Skip to main content

What is CNS?#

Container Native Storage (CNS) is software that includes microservice-based storage controllers that are orchestrated by Kubernetes. These storage controllers can run anywhere that Kubernetes can run which means any cloud or even bare metal server or on top of a traditional shared storage system. Critically, the data itself is also accessed via containers as opposed to being stored in an off-platform shared scale out storage system.

Container Native Storage

CNS is a pattern very much in line with the trend towards disaggregated data and the rise of small, autonomous teams running small, loosely coupled workloads. For example, my team might need Postgres for our microservice, and yours might depend on Redis and MongoDB. Some of our use cases might require performance, some might be gone in 20 minutes, others are write-intensive, others read-intensive, and so on. In a large organization, the technology that teams depend on will vary more and more as the size of the organization grows and as organizations increasingly trust teams to select their tools.

CNS means that developers can work without worrying about the underlying requirements of their organizations' storage architecture. To CNS, a cloud disk is the same as a SAN which is the same as bare metal or virtualized hosts. Developers and Platform SREs do not have meetings to select the next storage vendor or to argue for settings to support their use case, instead, developers remain autonomous and can spin up their own CNS containers with whatever storage is available to the Kubernetes clusters.

CNS reflects a broader trend of solutions – many of which are now part of Cloud Native Computing Foundation (CNCF) – that reinvent particular categories or create new ones – by being built on Kubernetes and microservice and that deliver capabilities to Kubernetes based microservice environments. For example, new projects for security, DNS, networking, network policy management, messaging, tracing, logging, and more have emerged in the cloud-native ecosystem and often in CNCF itself.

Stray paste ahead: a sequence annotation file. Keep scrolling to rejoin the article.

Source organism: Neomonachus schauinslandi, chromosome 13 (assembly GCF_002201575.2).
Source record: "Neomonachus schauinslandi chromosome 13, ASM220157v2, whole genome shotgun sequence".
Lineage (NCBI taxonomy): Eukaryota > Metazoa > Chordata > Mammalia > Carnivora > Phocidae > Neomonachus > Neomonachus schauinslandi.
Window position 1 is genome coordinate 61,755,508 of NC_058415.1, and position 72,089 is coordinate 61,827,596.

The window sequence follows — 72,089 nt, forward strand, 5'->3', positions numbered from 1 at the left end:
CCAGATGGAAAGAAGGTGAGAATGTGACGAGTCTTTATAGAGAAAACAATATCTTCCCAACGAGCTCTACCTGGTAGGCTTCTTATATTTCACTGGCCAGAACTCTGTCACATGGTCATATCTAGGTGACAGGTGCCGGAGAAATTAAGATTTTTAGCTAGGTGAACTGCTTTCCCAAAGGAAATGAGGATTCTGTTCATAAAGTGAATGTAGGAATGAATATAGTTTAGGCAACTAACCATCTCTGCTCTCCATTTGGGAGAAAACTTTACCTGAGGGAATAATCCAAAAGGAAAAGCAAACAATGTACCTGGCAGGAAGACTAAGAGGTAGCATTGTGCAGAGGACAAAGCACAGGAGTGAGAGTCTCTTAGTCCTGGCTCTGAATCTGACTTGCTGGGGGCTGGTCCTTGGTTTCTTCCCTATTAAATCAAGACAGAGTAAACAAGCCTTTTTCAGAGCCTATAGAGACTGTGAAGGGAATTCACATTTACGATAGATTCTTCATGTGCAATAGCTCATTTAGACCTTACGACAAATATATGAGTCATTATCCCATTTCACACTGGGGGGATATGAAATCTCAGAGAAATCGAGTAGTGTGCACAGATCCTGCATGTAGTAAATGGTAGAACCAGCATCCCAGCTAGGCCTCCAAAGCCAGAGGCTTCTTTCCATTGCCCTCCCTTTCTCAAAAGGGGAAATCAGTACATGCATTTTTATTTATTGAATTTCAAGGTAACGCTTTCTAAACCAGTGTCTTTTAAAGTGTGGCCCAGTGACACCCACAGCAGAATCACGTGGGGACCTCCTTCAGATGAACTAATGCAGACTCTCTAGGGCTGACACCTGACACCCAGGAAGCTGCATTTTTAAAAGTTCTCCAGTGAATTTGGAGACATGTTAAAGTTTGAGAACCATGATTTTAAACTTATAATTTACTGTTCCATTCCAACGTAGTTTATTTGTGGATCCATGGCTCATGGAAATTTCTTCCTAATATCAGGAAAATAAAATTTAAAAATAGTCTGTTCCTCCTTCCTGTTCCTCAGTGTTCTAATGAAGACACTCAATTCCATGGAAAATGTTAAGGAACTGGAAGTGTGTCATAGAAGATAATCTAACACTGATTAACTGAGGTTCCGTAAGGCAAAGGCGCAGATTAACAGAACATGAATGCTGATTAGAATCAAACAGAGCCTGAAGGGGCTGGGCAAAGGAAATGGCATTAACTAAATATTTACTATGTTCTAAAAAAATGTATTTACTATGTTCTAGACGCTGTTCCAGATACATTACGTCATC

Advantages of CNS#


Each storage volume in CNS has a containerized storage controller and corresponding containerized replicas. Hence, maintenance and tuning of the resources around these components are truly agile. The capability of Kubernetes for rolling upgrades enables seamless upgrades of storage controllers and storage replicas. Resources such as CPU and memory can be tuned using container cGroups.

Granularity of Storage Policies#

Containerizing the storage software and dedicating the storage controller to each volume brings maximum granularity to storage policies. With CNS architecture, you can configure all storage policies on a per-volume basis. In addition, you can monitor storage parameters of every volume and dynamically update storage policies to achieve the desired result for each workload. The control of storage throughput, IOPS, and latency increases with this additional level of granularity in the volume storage policies.

Avoids Lock-in#

Avoiding cloud vendor lock-in is a common goal for many Kubernetes users. However, the data of stateful applications often remains dependent on the cloud provider and technology or an underlying traditional shared storage system, NAS or SAN. With the CNS approach, storage controllers can migrate the data in the background per workload and live migration becomes simpler. In other words, the granularity of control of CNS simplifies the movement of stateful workloads from one Kubernetes cluster to another in a non-disruptive way.

Cloud Native#

CNS containerizes the storage software and uses Kubernetes Custom Resource Definitions (CRDs) to represent low-level storage resources, such as disks and storage pools. This model enables storage to be integrated into other cloud-native tools seamlessly. The storage resources can be provisioned, monitored, and managed using cloud-native tools such as Prometheus, Grafana, Fluentd, Weavescope, Jaeger, and others.

Similar to hyperconverged systems, the storage and performance of a volume in CNS are scalable. As each volume has its storage controller, the storage can scale up within the permissible limits of the storage capacity of a node. As the number of container applications increases in a given Kubernetes cluster, more nodes are added, which increases the overall availability of storage capacity and performance, thereby making the storage available to the new application containers. This process of scalability is similar to successful hyperconverged systems like Nutanix.

Lower Blast Radius#

As the CNS architecture is per workload and components are loosely coupled, CNS has a much smaller blast radius than a typical distributed storage architecture.

CNS can deliver high availability through synchronous replication from storage controllers to storage replicas. The metadata required to maintain the replicas is simplified to saving the information of the nodes that have replicas and information about the status of replicas to help with quorum. If a node fails, the storage controller, which is a stateless container in this case, is spun on a node where a second or third replica is running and data continues to be available. Hence, with CNS the blast radius is much lower and also localized to the volumes that have replicas on that node.

See Also#

Was this page helpful? We appreciate your feedback